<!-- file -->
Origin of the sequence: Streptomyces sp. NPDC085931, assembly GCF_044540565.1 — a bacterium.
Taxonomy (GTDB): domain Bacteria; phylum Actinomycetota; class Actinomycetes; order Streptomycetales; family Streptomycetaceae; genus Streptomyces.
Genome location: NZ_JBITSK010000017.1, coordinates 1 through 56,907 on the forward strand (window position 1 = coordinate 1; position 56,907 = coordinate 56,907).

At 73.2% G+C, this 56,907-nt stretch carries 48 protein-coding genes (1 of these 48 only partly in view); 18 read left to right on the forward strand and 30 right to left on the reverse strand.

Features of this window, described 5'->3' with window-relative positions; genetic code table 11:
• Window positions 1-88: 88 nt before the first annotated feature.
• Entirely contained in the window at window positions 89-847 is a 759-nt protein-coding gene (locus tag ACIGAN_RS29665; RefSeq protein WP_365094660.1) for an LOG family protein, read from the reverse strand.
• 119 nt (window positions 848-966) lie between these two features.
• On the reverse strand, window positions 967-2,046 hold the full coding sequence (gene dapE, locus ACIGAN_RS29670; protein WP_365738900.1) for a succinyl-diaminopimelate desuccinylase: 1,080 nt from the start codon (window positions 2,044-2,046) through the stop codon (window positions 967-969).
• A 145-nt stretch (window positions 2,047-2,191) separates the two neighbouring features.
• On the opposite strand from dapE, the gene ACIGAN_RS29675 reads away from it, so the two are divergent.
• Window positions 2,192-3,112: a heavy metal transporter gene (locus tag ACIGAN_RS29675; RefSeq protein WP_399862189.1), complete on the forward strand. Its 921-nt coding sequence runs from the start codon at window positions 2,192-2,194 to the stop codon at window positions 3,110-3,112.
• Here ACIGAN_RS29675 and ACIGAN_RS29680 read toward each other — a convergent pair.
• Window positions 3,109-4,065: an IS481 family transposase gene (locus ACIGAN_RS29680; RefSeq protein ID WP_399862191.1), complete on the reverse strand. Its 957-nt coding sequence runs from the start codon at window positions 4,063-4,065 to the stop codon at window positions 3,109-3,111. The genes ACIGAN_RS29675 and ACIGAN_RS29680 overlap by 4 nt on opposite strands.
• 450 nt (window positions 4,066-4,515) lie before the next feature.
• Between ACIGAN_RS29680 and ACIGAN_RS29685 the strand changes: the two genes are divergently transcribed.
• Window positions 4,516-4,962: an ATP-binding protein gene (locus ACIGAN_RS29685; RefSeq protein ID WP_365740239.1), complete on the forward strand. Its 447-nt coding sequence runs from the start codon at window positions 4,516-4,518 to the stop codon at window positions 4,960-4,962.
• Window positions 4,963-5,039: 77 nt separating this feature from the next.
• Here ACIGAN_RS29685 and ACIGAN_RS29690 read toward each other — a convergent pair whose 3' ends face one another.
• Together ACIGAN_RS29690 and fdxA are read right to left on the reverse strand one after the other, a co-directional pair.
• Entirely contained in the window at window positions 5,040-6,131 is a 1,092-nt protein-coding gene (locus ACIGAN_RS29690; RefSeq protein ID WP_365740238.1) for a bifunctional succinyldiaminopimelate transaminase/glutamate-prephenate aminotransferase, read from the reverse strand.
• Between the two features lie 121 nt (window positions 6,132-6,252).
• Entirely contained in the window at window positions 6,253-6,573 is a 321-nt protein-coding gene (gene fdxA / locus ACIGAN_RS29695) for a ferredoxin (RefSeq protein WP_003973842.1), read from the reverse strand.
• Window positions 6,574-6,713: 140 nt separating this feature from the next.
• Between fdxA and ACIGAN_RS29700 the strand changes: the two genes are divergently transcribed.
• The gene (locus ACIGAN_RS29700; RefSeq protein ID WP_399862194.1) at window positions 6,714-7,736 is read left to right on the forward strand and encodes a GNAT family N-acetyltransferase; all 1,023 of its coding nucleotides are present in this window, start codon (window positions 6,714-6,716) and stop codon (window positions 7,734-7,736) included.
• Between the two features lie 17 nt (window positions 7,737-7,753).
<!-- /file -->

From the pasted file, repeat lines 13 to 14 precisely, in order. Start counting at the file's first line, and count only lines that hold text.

• Here ACIGAN_RS29675 and ACIGAN_RS29680 read toward each other — a convergent pair.
• Window positions 3,109-4,065: an IS481 family transposase gene (locus ACIGAN_RS29680; RefSeq protein ID WP_399862191.1), complete on the reverse strand. Its 957-nt coding sequence runs from the start codon at window positions 4,063-4,065 to the stop codon at window positions 3,109-3,111. The genes ACIGAN_RS29675 and ACIGAN_RS29680 overlap by 4 nt on opposite strands.